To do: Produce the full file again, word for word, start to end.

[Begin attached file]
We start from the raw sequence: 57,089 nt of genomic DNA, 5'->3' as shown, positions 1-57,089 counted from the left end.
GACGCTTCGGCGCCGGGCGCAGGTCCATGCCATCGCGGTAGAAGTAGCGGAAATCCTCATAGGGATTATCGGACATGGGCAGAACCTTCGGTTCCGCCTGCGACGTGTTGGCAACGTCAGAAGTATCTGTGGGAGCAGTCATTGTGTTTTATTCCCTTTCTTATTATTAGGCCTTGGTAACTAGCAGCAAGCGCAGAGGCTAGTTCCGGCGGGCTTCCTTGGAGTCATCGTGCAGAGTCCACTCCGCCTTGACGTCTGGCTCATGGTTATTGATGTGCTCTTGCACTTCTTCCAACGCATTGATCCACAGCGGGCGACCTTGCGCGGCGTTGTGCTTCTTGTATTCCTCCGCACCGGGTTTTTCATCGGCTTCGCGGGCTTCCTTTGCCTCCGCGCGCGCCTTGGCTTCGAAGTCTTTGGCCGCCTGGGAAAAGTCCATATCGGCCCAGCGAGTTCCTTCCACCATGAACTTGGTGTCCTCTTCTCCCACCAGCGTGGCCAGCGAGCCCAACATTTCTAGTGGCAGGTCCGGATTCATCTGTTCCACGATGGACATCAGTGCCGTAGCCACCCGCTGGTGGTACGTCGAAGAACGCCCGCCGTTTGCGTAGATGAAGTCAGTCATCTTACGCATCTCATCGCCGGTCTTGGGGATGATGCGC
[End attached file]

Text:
We start from the raw sequence: 57,089 nt of genomic DNA, 5'->3' as shown, positions 1-57,089 counted from the left end.
GACGCTTCGGCGCCGGGCGCAGGTCCATGCCATCGCGGTAGAAGTAGCGGAAATCCTCATAGGGATTATCGGACATGGGCAGAACCTTCGGTTCCGCCTGCGACGTGTTGGCAACGTCAGAAGTATCTGTGGGAGCAGTCATTGTGTTTTATTCCCTTTCTTATTATTAGGCCTTGGTAACTAGCAGCAAGCGCAGAGGCTAGTTCCGGCGGGCTTCCTTGGAGTCATCGTGCAGAGTCCACTCCGCCTTGACGTCTGGCTCATGGTTATTGATGTGCTCTTGCACTTCTTCCAACGCATTGATCCACAGCGGGCGACCTTGCGCGGCGTTGTGCTTCTTGTATTCCTCCGCACCGGGTTTTTCATCGGCTTCGCGGGCTTCCTTTGCCTCCGCGCGCGCCTTGGCTTCGAAGTCTTTGGCCGCCTGGGAAAAGTCCATATCGGCCCAGCGAGTTCCTTCCACCATGAACTTGGTGTCCTCTTCTCCCACCAGCGTGGCCAGCGAGCCCAACATTTCTAGTGGCAGGTCCGGATTCATCTGTTCCACGATGGACATCAGTGCCGTAGCCACCCGCTGGTGGTACGTCGAAGAACGCCCGCCGTTTGCGTAGATGAAGTCAGTCATCTTACGCATCTCATCGCCGGTCTTGGGGATGATGCGC